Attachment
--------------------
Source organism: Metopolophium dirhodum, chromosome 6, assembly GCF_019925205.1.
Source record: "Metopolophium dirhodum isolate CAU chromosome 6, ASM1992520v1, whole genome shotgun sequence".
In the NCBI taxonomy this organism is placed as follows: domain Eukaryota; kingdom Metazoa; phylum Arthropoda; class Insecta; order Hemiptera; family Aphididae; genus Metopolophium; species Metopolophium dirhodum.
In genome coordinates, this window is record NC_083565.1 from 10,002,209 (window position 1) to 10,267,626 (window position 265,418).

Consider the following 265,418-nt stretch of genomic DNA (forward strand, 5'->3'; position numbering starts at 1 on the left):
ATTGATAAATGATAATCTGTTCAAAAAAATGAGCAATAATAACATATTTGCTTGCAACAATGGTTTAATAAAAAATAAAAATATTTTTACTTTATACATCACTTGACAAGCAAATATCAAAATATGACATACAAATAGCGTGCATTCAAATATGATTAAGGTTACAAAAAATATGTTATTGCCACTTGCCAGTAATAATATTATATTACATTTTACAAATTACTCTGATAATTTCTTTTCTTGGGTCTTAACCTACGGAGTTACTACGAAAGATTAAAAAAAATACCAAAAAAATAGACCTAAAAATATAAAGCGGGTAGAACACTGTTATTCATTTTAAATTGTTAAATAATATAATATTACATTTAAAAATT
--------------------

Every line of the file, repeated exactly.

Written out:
Source organism: Metopolophium dirhodum, chromosome 6, assembly GCF_019925205.1.
Source record: "Metopolophium dirhodum isolate CAU chromosome 6, ASM1992520v1, whole genome shotgun sequence".
In the NCBI taxonomy this organism is placed as follows: domain Eukaryota; kingdom Metazoa; phylum Arthropoda; class Insecta; order Hemiptera; family Aphididae; genus Metopolophium; species Metopolophium dirhodum.
In genome coordinates, this window is record NC_083565.1 from 10,002,209 (window position 1) to 10,267,626 (window position 265,418).

Consider the following 265,418-nt stretch of genomic DNA (forward strand, 5'->3'; position numbering starts at 1 on the left):
ATTGATAAATGATAATCTGTTCAAAAAAATGAGCAATAATAACATATTTGCTTGCAACAATGGTTTAATAAAAAATAAAAATATTTTTACTTTATACATCACTTGACAAGCAAATATCAAAATATGACATACAAATAGCGTGCATTCAAATATGATTAAGGTTACAAAAAATATGTTATTGCCACTTGCCAGTAATAATATTATATTACATTTTACAAATTACTCTGATAATTTCTTTTCTTGGGTCTTAACCTACGGAGTTACTACGAAAGATTAAAAAAAATACCAAAAAAATAGACCTAAAAATATAAAGCGGGTAGAACACTGTTATTCATTTTAAATTGTTAAATAATATAATATTACATTTAAAAATT